But part of it is elite identity politics: Republican leaders would rather be the party of White-Bread suburbia than of Blue-Collar America. Republican leaders want to be the party of Scarsdale, New York, and so they ignore Upstate New York, where the voters are up for grabs.
So Donald Trump has occupied Upstate New York — and Western Pennsylvania, and Lowell, Massachusetts. And maybe Iowa and New Hampshire
At the same time, Trump is offering something genuinely transformational. His candidacy would reshape the Republican Party as more of a European-style white-identity party, rather than a party rooted in opposition to big government. Far-right parties in Europe organize their politics around opposition to immigration and defense of cultural traditionalism. Unlike the Republican Party, they do not take notably right-wing positions on taxes and spending. Indeed, they fuse together social traditionalism with populist economics in a political style some call herrenvolk democracy — a welfare state whose benefits should be restricted to people like us…
For Republicans, white identity politics is a political style. A Republican presidential candidate might run on Willie Horton and opposing same-sex marriage, but after being elected, he was expected to turn to reducing the top tax rate and deregulating business. Cultural appeal was the means, and economics the ends. What conservatives fear is that Trump might upend that delicate, unstated system by turning the means into the ends.
Their fear is by no means unfounded. Trump may currently line up with Republican doctrine, but he has not always.
If there is anything positive I can say about Trump it is this: He gets this cosmopolitan/traditionalist divide, and he is the only candidate who lands foursquare with the traditionalists. He isn’t a fundamentalist, but he gets the whole “why can’t we just say Merry Christmas in supermarkets anymore?” He’s a billionaire, but he gets the anger at wealthy donors that many see as perverting the political system. There’s little doubt that his hotels have employed undocumented workers, but he gets the anger at what many see as a foolish unwillingness of this country to “control its borders” as the unwillingness of many in the Republican leadership to take strong, unambiguous stands on these issues (largely as a result of their own discomfort with these stands).
How did Republicans and the political class respond to Trump initially? They made fun of how he talked. Everyone was then surprised when people whose speech patterns are among the only patterns that are still socially appropriate to mock responded by liking Trump more (I actually think Trump’s accent is one of his biggest advantages). Making fun of his hair? Think about this the next time you make fun of someone with a mullet. Expressing outrage at his politically incorrect statements? I think Kevin Drum is part of the way there in this typically thoughtful essay in which he discusses the impact that political correctness has on people who feel silenced because they don’t know how to talk. But even this reflects Drum’s own internalized belief that the politically correct way to speak is the correct way to speak, while non-cosmopolitan Americans’ response is more visceral: “Why the hell can’t we call them illegal immigrants? Says who?” And Trump is the only candidate who unambiguously calls this out…
All of this is a lengthy way of saying that Trump is a creation of the Republican establishment, which is frankly uncomfortable with many of its own voters, and which mostly seeks to “manage” them. This is a group that looked at the Tea Party revolts of the past decade, looked at the broad field of Republican candidates (many of whom at least had ties to successful Tea Party revolts), and decided that none of these candidates were good enough.
Trump is vain, vulgar, self-obsessed. He is everything that I dislike about America. I do not believe his candidacy is moving the Overton Window away from global market fundamentalism and toward a healthy American nationalism. He is instead making the causes of a pro-American trade policy and foreign policy more stupid, ugly, and repulsive to many who would benefit from them. He is basically hated by Independents and Democrats, many of whom could be attracted to a Republican Party that recognized that the economy is for man, and not the reverse.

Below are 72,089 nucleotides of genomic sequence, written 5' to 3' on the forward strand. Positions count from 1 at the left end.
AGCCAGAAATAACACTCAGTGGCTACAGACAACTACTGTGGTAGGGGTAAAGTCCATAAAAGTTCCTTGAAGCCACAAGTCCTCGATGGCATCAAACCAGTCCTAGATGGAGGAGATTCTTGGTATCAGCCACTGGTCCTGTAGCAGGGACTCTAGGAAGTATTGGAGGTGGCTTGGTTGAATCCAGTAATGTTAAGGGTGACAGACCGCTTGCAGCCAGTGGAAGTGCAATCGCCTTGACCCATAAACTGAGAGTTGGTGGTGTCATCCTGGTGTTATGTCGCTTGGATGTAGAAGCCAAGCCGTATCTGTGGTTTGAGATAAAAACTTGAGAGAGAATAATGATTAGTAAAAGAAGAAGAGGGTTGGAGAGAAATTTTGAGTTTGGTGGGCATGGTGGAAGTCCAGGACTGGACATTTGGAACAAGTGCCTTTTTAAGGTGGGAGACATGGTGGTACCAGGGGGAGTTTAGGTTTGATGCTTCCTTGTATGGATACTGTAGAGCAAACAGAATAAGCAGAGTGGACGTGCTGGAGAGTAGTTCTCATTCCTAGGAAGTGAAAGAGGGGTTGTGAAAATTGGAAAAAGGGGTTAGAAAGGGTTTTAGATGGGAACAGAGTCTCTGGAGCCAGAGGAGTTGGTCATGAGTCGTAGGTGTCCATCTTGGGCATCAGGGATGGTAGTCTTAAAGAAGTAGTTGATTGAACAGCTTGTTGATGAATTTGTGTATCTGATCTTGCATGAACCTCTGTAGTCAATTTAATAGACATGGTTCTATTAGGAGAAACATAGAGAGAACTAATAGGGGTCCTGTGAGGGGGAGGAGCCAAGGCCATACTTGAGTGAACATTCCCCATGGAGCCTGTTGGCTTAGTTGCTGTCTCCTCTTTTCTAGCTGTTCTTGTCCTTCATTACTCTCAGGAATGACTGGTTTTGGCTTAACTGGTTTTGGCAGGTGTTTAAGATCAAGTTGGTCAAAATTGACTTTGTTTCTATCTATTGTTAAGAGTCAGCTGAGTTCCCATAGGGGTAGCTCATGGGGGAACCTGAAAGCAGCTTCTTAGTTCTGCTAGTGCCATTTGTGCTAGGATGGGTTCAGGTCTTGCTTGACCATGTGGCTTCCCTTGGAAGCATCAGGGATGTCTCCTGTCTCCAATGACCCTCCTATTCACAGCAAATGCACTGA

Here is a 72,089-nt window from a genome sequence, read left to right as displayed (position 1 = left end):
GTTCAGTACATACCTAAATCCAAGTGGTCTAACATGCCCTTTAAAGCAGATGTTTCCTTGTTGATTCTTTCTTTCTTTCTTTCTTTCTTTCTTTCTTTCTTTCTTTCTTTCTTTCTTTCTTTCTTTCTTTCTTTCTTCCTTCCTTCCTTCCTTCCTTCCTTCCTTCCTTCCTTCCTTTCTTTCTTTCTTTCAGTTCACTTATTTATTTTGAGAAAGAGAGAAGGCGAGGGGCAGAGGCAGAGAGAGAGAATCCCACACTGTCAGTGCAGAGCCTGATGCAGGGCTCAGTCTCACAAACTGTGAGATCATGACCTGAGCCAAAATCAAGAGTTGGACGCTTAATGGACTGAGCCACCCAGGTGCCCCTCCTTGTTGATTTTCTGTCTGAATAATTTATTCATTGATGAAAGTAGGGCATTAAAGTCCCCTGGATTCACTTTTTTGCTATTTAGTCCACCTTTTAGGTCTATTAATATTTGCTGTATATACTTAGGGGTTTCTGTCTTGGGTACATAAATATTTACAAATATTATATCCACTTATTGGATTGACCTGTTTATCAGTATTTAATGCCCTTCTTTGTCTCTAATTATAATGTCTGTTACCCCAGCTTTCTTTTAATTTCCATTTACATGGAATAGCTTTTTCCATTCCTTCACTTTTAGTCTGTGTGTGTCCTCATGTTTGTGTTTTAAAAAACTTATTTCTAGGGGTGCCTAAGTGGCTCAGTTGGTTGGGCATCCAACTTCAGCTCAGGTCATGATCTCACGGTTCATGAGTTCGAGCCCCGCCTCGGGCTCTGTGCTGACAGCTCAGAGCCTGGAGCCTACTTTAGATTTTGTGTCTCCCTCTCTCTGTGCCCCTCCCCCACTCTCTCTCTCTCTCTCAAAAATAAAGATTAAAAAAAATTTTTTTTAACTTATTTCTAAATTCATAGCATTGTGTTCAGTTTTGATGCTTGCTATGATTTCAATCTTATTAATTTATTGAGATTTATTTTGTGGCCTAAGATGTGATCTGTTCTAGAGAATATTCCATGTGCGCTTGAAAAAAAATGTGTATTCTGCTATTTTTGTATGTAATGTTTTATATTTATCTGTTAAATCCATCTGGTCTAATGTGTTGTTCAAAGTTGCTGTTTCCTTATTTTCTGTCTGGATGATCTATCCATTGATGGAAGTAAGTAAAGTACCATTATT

I have wanted a nationalist course-correction for the Republican Party for a long time. America needs at least one political party that is working to create a political economy in which any family that has one hard-worker in it will surely live a decent and secure life. And further, that any family that lacks this through no fault of their own will not be reduced to circumstances that disgrace their nation.
Really, America should have two parties working for this ideal, even as they try to preserve the existing system that richly rewards some superstars and entrepreneurs. Trump will not effect this change in the Republican Party. Rather his political career is already entrenching the already-alarming and corrupting dynamic where the natural political antagonism of the two major parties is exacerbating and heightening racial and ethnic antagonism in American society generally. My best hope is that the scare Trump is delivering to the GOP and the conservative movement will allow steadier men to advance. Men who are less ideological and more attuned to the actual economic and spiritual needs of the party and the nation.
More than his showman’s instinct for working a room, more than his ability to disrupt narratives with a single tweet, and even more than his unique New York patter, the most dangerous thing about him, from the perspective of Hillary Clinton, Bernie Sanders, or Ted Cruz, is that he alone can run as if he has nothing lose, because he doesn’t, and they cannot. He can say whatever is on his mind, Bullworth-esque, because the risks are minimal. The others must still calibrate their messages carefully, because they’ve invested their lives in a cause…
Let’s say you were part of the tiny cabal that controls American politics, and you were to come to Hillary Clinton and propose, in exchange for dropping her candidate’s mask, she’d have a 50 percent greater chance of becoming president if she were to admit that, of all the people involved in her husband’s Oval Office affair, Monica Lewinsky has handled herself with the most grace and courage and deserves a lot better than she’s gotten…
Let’s say that the cabal proposed to Trump that it would make him president if only he agreed to drop his proposal to build a wall around the United States and instead focus on creating an immediate pathway to citizenship for the undocumented immigrants already living here.
Trump would take the deal. The others would not.
And that tells you all you need to know about the presidential race after the nomination.